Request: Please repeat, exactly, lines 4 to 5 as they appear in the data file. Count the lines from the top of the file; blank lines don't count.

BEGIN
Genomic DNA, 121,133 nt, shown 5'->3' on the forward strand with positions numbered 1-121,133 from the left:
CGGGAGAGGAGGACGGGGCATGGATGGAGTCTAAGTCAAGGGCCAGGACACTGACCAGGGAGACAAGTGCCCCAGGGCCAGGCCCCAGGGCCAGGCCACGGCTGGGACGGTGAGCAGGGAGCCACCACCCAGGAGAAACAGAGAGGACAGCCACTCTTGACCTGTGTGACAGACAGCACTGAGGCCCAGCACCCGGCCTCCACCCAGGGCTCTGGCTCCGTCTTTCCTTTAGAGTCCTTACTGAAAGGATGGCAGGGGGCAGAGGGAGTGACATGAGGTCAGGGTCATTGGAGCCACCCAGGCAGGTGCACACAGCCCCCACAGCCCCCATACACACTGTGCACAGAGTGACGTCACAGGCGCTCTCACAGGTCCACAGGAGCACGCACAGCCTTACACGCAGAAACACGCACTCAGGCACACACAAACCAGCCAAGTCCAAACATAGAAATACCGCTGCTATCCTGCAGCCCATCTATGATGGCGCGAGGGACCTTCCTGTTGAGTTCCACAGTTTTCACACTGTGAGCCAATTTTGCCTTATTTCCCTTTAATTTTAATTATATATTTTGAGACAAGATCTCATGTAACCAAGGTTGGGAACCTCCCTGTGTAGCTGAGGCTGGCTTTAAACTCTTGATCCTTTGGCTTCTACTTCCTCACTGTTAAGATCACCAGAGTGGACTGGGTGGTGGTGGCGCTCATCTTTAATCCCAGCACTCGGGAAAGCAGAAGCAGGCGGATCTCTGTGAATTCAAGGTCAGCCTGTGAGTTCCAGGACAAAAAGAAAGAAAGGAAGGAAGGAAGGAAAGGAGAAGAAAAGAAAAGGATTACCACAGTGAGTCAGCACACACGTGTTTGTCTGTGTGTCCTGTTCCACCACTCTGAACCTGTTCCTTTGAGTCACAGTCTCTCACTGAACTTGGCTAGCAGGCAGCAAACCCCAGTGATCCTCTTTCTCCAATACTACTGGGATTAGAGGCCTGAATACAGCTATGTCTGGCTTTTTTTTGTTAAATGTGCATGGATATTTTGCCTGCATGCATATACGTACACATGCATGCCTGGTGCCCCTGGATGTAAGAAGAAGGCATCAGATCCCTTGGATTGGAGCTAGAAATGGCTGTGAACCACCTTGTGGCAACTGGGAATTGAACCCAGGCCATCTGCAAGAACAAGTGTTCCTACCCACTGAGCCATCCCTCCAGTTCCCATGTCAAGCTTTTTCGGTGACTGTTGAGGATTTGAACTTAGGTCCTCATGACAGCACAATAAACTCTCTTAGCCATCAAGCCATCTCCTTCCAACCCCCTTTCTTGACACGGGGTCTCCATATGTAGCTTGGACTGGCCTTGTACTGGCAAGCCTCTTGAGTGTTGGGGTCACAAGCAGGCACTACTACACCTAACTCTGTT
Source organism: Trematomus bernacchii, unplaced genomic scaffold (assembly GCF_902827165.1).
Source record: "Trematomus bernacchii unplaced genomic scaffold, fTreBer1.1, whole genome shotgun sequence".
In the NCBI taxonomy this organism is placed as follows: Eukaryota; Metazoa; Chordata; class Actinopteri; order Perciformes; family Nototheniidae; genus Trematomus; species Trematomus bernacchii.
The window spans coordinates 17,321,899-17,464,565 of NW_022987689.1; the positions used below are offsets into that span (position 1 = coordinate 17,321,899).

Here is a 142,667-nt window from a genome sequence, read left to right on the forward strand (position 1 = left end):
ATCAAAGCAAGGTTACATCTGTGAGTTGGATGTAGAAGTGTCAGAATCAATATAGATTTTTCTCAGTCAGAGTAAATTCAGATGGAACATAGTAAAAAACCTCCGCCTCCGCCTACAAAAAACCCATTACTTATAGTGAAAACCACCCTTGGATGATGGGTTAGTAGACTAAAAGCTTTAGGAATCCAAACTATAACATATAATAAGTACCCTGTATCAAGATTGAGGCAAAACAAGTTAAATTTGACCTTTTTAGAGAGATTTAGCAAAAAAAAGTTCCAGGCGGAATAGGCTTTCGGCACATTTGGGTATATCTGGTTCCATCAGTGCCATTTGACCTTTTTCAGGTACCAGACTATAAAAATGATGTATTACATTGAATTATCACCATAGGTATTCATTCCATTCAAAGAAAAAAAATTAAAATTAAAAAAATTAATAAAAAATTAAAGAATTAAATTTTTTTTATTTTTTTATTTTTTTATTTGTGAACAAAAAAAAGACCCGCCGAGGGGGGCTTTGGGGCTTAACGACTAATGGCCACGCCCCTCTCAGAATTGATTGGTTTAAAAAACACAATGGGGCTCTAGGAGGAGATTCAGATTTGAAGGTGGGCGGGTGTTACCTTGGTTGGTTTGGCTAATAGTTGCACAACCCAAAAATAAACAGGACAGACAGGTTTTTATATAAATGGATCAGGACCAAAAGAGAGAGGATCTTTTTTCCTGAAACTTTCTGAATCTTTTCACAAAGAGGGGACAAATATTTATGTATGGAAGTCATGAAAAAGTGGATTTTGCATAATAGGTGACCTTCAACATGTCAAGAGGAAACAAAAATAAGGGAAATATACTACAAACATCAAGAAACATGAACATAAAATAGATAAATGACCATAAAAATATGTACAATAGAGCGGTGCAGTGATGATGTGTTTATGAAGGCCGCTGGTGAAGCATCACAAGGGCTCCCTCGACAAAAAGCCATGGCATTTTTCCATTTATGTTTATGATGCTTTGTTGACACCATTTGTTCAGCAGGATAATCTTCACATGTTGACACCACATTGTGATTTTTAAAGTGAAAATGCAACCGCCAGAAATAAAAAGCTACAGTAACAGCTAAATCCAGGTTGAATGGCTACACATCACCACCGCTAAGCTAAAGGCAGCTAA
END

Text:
Source record: "Trematomus bernacchii unplaced genomic scaffold, fTreBer1.1, whole genome shotgun sequence".
In the NCBI taxonomy this organism is placed as follows: Eukaryota; Metazoa; Chordata; class Actinopteri; order Perciformes; family Nototheniidae; genus Trematomus; species Trematomus bernacchii.